Well-developed communities are capable of organising and solving their own needs; however, such activities are often undirected and lack resources. On a day-to-day basis individuals connect with each other in the community and gain personal satisfaction from involvement. It is in response to critical events such as flooding, fire, crime etc. that we can see resilient communities reacting and supporting each other quickly and effectively without coordination by a centralised government agent.

Crowdsourcing and citizen science projects have shown the willingness of the public to participate in projects they feel are worthwhile; however, interfacing digital communities with physical communities invokes a complex array of motivations, not only why people do things, but why they do not. Engaging such groups through formal agencies may risk destabilising motivational structures so careful consideration of the design of systems should be made.

In the Adaptive Resilience Model, widespread community engagement is a tool for building resilience. All relevant stakeholders and community members should be engaged in the process of recovery. At that point, effective communication and engagement can create and reinforce community resilience. Enabling such collaboration and engagement requires large-scale communication networks, such as those afforded by social media platforms, to coordinate and organise people and tasks.

Let us reflect on the online highlights of the last 30 days of the deeply ironic scenario that revealed a surge in demand from readers, such that support from advertisers has taken a dive off Covid-19 cliff. These published articles play a role in our national situation.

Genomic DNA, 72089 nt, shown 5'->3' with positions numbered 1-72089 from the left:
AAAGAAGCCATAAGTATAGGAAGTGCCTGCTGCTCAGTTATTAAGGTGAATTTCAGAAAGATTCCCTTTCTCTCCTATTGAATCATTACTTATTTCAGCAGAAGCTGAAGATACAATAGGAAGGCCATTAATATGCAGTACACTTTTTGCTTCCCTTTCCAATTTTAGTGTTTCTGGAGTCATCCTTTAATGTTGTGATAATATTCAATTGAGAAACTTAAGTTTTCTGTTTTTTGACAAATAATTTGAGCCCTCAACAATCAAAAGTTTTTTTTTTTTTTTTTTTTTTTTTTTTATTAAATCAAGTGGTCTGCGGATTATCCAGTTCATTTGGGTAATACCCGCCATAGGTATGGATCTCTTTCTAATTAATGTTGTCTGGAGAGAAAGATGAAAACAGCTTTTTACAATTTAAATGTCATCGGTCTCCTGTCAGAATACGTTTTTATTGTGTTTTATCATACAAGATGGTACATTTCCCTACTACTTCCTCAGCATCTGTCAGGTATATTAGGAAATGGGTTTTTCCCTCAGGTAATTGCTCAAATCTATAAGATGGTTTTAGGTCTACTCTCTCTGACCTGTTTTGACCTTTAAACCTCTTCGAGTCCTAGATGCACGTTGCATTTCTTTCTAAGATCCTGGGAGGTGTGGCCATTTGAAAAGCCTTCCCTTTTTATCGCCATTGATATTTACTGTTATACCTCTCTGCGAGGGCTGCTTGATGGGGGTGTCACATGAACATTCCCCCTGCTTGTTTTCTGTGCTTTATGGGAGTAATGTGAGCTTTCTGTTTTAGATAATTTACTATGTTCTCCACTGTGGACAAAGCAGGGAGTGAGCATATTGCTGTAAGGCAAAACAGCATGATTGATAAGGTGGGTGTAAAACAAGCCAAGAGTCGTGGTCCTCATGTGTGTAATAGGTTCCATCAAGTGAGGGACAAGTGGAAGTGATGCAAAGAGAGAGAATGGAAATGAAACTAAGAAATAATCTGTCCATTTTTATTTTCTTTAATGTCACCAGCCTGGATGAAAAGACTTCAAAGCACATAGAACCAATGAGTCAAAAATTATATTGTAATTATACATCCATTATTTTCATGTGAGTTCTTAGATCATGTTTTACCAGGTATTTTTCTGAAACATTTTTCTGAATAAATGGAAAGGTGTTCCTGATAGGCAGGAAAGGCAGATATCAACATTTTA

There are times when it seems like policies are being made with other influences rather than the facts. That is when alarm bells go off and reputable media houses have to respond with expert research, analysis and opinions. When we as a nation feel unheard, and possibly exploited, (with few avenues for protest), civil society and media take up the responsibility to be the voice, pushing for factual decision making.

The most-read article of the last 30 days was an op-ed by Ray Hartley and Greg Mills entitled “An iron curtain is falling on our freedom”. Op-eds are analysis features that are written by external contributors. It was read almost 300,000 times. Building up networks of experts also takes years, even decades, of effort and trust-building. Working with appropriate contributors among the hordes of charlatans and agenda-seekers while still encouraging legitimate debate from multiple perspectives is a balancing act that is fraught with perils.